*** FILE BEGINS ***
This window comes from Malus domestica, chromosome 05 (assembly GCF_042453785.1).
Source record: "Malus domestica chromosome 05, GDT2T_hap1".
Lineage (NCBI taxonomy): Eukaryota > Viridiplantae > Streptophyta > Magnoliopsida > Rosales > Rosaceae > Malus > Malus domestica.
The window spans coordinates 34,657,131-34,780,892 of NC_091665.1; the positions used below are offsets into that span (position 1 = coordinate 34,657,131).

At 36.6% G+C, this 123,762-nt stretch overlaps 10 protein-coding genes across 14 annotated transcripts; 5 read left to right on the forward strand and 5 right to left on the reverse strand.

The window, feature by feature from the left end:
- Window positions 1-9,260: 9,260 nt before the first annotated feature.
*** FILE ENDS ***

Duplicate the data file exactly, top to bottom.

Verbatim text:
This window comes from Malus domestica, chromosome 05 (assembly GCF_042453785.1).
Source record: "Malus domestica chromosome 05, GDT2T_hap1".
Lineage (NCBI taxonomy): Eukaryota > Viridiplantae > Streptophyta > Magnoliopsida > Rosales > Rosaceae > Malus > Malus domestica.
The window spans coordinates 34,657,131-34,780,892 of NC_091665.1; the positions used below are offsets into that span (position 1 = coordinate 34,657,131).

At 36.6% G+C, this 123,762-nt stretch overlaps 10 protein-coding genes across 14 annotated transcripts; 5 read left to right on the forward strand and 5 right to left on the reverse strand.

The window, feature by feature from the left end:
- Window positions 1-9,260: 9,260 nt before the first annotated feature.